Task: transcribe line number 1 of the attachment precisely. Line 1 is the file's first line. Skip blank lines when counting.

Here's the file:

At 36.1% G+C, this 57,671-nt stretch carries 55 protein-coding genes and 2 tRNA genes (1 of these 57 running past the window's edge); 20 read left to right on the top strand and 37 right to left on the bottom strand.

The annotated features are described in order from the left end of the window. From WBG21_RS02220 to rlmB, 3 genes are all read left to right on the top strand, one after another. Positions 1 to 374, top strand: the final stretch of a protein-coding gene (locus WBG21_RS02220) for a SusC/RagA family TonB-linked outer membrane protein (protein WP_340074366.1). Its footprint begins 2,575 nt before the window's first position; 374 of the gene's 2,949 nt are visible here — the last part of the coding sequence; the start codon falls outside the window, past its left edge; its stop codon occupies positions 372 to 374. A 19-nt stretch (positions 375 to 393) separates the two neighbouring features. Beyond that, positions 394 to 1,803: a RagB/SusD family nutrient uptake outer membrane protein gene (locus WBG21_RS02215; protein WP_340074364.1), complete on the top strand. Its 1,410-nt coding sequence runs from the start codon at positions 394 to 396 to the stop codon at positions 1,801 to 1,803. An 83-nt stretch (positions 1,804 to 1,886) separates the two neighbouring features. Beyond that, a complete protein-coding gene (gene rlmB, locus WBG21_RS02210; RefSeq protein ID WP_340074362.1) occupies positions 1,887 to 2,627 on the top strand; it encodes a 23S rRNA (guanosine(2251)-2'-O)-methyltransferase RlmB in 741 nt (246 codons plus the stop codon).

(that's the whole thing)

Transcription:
At 36.1% G+C, this 57,671-nt stretch carries 55 protein-coding genes and 2 tRNA genes (1 of these 57 running past the window's edge); 20 read left to right on the top strand and 37 right to left on the bottom strand.